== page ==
Choir of New College Oxford & Robert Quinney - Sheppard: Media vita - American Record Guide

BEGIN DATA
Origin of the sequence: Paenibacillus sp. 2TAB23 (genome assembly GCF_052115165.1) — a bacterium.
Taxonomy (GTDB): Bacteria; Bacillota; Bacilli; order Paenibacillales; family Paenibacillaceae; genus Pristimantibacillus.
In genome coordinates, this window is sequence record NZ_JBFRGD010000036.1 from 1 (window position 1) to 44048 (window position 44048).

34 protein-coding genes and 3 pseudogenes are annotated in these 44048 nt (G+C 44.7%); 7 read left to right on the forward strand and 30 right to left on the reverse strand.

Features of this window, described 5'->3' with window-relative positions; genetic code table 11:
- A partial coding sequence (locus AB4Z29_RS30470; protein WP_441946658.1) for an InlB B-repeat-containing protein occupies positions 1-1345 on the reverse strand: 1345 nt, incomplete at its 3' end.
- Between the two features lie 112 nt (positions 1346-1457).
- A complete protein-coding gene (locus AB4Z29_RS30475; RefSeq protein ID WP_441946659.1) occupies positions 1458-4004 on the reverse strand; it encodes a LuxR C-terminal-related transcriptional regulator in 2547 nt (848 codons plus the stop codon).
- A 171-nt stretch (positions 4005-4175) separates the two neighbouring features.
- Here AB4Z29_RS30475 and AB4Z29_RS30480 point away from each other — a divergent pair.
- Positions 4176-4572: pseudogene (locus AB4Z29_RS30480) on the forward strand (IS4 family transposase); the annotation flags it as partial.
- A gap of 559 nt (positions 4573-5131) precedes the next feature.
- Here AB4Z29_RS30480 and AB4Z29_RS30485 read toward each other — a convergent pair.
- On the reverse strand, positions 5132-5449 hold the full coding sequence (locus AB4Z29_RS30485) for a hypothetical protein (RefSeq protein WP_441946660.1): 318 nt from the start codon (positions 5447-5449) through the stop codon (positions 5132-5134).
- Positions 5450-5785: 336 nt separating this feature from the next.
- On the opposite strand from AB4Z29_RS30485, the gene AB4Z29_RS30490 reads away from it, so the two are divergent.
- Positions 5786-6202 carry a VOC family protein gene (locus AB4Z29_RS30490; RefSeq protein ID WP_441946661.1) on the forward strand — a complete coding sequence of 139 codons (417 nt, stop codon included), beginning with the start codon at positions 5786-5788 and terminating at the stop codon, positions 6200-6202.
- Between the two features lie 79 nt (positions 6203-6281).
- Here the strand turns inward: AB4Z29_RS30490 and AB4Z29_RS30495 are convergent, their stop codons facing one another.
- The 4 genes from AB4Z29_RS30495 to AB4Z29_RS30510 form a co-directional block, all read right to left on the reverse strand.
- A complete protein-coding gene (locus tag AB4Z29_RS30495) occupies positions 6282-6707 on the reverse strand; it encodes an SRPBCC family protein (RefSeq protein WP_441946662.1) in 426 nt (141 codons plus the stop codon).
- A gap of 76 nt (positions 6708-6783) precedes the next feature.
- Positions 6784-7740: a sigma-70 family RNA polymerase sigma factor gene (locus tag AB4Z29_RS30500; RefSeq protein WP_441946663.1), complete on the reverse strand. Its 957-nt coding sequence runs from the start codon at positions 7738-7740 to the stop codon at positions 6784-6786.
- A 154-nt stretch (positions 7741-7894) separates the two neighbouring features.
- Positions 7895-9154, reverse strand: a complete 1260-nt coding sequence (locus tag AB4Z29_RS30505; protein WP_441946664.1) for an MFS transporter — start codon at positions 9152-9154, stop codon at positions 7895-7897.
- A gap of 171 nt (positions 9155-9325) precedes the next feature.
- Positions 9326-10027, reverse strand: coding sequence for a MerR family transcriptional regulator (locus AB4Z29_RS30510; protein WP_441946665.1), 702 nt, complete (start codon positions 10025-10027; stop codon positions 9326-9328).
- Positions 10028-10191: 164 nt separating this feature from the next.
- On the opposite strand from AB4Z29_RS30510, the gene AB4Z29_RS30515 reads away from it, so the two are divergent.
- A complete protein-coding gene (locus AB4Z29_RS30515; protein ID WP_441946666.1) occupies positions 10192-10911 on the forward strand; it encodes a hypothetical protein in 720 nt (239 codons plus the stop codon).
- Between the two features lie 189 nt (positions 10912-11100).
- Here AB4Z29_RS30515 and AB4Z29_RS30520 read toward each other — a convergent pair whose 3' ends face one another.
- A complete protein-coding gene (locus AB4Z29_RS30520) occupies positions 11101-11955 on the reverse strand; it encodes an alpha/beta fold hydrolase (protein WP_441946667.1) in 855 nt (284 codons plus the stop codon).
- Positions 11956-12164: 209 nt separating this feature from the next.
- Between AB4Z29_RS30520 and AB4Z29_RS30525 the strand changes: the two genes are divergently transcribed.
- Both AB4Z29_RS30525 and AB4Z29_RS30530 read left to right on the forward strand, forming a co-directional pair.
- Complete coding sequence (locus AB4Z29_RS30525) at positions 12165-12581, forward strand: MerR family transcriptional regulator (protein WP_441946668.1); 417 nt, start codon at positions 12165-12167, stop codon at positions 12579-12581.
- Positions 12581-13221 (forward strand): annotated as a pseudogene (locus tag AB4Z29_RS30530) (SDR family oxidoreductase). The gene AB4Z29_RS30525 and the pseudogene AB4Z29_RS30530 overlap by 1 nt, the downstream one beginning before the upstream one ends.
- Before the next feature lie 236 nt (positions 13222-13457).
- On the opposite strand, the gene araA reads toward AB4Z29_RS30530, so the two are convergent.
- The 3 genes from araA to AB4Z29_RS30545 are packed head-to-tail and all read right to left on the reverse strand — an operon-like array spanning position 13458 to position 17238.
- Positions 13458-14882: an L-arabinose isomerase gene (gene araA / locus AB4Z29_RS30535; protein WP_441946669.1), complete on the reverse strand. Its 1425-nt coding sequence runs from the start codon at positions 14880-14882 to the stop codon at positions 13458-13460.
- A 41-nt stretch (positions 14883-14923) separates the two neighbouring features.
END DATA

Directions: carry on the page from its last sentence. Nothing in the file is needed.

Of the major composers of sacred music in Tudor England, John Sheppard (c1515-58) is probably the least known. Nothing certain is known about him before his appointment as Informator Choristarum at Magdalen College, Oxford, in 1543. He served there for five years. By 1552 he was a Gentleman of the Chapel Royal. In 1554 he supplicated for the degree of Doctor of Music at Oxford University, claiming that he had been composing for 20 years. From that claim it is conjectured that he was born around 1515. He seems to have died around the time Elizabeth I came to the throne. The 1558 grave of "John Scheperde" in St Margaret’s Church, Westminster, is thought to be his. The present recording consists of music with Latin texts, most likely composed during the reign of Mary Tudor. 'A Solis Ortus Cardine' and 'Sacris Solemniis' are office hymns with polyphony alternating with plainsong. 'Media Vita' is an extended setting of the Nunc Dimittis antiphon and responsory for the Third Sunday in Lent. It may have been written for the funeral of Sheppard’s colleague Nicholas Ludford. The remaining pieces are motets on Old Testament texts. As Robert Quinney points out in the notes, the pieces fall into two distinct groups: ones based on cantus firmus technique and ones with imitative counterpoint. In some instances, as in 'Media Vita', Sheppard combines the two techniques, with imitative voices spun out over a cantus firmus in long notes. Here he seems to continue the aesthetic world of pre-Reformation English polyphony as found in the Eton Choirbook, with music of "spacious, even cosmic dimensions", as Quinney puts it. In contrast, the Old Testament motets are based on successive points of imitation. They are more in keeping with the kind of polyphony emanating from the European Continent at that time. Four of the pieces on this program are claimed as first recordings. The choir of New College, Oxford, is one of the most celebrated of the traditional English choral foundations. The technical standard is outstanding. There is no need to make allowance for any shortcomings in the boys’ performance; they are completely secure in pitch and ensemble.